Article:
Putin Visits Belarus – Will They Join the War?: Russian President Vladimir Putin met with Belarusian dictator Alexander Lukashenko on Monday to discuss the deepening of their two countries’ economic ties – although more may have been discussed behind the scenes. The meeting comes amid reports that the Russian president is seeking advice from his military leaders on how to turn around Russia’s struggling war effort in Ukraine.
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The meeting between the two leaders is the first to take place in person since 2019, and during a public joint press conference, the leaders barely even mentioned the war in Ukraine.
Belarus remains significant, however, given that it shares a border with Ukraine and that Russian soldiers are presently undergoing training in the country.
Minsk has also been used as a base for Russian military officials and soldiers since the early days of the invasion, including before the failed attempt to take control of Kyiv.
A statement issued by the Kremlin described the “working visit” to Belarus as an opportunity to “discuss key aspects of the further development of Russian-Belarusian strategic partnership and alliance with a focus on the integration within the Union State, as well as current issues on the international and regional agenda.”
Does Putin Want Troops?
The meeting raised concerns internationally that the Russian president could be looking for military support from Belarus.
While very little was said about the conflict publicly during the meeting, the chances seem slim at this stage.
Putin was likely there for exactly the reason he said he was; the deepening of economic ties between Russia and Belarus at a time when the Russian economy is struggling to mend key supply chains damaged by ever-worsening Western sanctions.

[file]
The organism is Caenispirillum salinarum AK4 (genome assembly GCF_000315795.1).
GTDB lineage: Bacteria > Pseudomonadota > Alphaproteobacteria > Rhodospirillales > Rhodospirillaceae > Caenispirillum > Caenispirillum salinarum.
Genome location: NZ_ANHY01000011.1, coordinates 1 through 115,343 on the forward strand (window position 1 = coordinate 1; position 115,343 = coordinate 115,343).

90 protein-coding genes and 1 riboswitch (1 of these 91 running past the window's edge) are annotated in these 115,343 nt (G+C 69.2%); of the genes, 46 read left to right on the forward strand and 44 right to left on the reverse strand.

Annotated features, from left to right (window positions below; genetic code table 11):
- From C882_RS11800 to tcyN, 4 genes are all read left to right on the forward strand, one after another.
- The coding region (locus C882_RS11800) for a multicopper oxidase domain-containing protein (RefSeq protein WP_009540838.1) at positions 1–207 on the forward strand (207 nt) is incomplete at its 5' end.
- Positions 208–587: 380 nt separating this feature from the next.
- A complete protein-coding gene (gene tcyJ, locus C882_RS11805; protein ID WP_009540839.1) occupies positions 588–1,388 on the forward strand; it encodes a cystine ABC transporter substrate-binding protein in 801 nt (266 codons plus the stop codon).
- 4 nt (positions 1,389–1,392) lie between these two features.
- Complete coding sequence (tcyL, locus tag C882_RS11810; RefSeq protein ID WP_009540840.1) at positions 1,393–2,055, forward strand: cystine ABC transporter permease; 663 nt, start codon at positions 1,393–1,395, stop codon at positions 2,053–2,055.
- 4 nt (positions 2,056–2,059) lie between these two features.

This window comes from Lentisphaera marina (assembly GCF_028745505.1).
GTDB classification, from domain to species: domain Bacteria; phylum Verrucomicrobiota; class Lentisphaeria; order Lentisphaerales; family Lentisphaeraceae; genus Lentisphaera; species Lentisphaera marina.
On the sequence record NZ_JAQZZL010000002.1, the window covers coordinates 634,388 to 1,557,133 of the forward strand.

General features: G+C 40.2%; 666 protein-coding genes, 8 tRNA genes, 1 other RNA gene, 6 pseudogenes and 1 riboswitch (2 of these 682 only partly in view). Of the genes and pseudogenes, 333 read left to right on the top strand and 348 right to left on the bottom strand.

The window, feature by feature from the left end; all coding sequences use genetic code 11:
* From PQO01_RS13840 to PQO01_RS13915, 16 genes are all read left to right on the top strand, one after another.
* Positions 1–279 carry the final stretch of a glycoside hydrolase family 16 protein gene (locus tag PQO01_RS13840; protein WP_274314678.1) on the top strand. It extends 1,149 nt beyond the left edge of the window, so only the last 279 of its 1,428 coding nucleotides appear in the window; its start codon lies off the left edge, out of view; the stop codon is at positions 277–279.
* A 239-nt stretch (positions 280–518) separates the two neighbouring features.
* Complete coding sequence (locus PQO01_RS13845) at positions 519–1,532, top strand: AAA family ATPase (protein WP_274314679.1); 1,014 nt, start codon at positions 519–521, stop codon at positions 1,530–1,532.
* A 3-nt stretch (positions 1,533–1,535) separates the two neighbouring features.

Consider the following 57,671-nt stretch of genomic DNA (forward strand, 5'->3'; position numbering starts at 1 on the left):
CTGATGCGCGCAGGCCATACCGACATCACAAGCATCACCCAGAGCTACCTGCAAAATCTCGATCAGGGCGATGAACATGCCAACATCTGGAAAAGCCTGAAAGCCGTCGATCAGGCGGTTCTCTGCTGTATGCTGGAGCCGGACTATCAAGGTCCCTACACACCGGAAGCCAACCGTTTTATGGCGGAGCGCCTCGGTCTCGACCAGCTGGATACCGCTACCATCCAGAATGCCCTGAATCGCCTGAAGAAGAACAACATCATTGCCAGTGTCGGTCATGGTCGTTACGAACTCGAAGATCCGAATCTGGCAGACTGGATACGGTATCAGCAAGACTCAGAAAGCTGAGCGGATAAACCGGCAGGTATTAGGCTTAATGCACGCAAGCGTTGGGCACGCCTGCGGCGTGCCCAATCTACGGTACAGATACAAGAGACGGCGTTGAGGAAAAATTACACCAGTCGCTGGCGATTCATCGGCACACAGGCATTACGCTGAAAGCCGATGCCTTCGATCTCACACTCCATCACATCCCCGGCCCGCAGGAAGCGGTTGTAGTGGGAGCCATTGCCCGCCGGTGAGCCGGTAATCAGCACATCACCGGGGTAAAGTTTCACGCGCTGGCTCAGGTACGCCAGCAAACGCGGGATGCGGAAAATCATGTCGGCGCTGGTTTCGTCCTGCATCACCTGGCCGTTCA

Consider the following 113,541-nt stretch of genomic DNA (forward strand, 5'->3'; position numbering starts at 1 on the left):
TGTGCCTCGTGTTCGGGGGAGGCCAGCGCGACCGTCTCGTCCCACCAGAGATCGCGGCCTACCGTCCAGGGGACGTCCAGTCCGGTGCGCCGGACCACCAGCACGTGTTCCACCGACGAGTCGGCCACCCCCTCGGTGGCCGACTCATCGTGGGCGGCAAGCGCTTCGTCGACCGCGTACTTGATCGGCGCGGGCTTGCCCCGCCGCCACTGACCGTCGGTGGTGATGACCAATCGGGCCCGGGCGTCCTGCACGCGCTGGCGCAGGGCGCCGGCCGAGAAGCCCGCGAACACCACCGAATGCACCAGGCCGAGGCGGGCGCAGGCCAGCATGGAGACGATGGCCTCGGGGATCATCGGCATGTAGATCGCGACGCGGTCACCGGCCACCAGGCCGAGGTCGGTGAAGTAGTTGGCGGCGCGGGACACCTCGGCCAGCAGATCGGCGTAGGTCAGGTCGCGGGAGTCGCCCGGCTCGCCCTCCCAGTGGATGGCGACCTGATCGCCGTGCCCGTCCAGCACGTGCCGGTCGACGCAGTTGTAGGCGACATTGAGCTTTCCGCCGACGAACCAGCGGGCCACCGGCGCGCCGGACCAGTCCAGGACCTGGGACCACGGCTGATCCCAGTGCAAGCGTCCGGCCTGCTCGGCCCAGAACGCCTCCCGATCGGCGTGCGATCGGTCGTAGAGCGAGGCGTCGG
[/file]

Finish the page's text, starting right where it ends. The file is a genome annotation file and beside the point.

However, given Russia’s recent withdrawal from Kherson and the lack of progress made by Russian forces for months, the suggestion that Putin could have asked for help is not exactly absurd.
While the Kremlin confirmed that the partial mobilization of 300,000 Russian troops was now complete, that hasn’t stopped the Russian military from launching new advertising campaigns designed to bring in young new recruits. If Putin does want more troops, Belarus may be able to provide them. At present, Belarus has roughly 70,000 troops mobilized at the border with Ukraine, and more than 298,000 reservists who could be called up if necessary.
However, concerns remain over whether those soldiers could be trusted to fight in Ukraine without defecting.
While the chances of Belarus deploying troops may remain somewhat slim – though nobody really knows what Lukashenko and Putin could be thinking – Ukraine is watching and waiting.
Serhiy Nayev, the Ukrainian joint forces commander, said that the Minsk meeting would likely be heavily focused on “further aggression against Ukraine and the broader involvement of the Belarusian armed forces in the operation against Ukraine, in particular, in our opinion, also on the ground.”
Jack Buckby is 19FortyFive’s Breaking News Editor.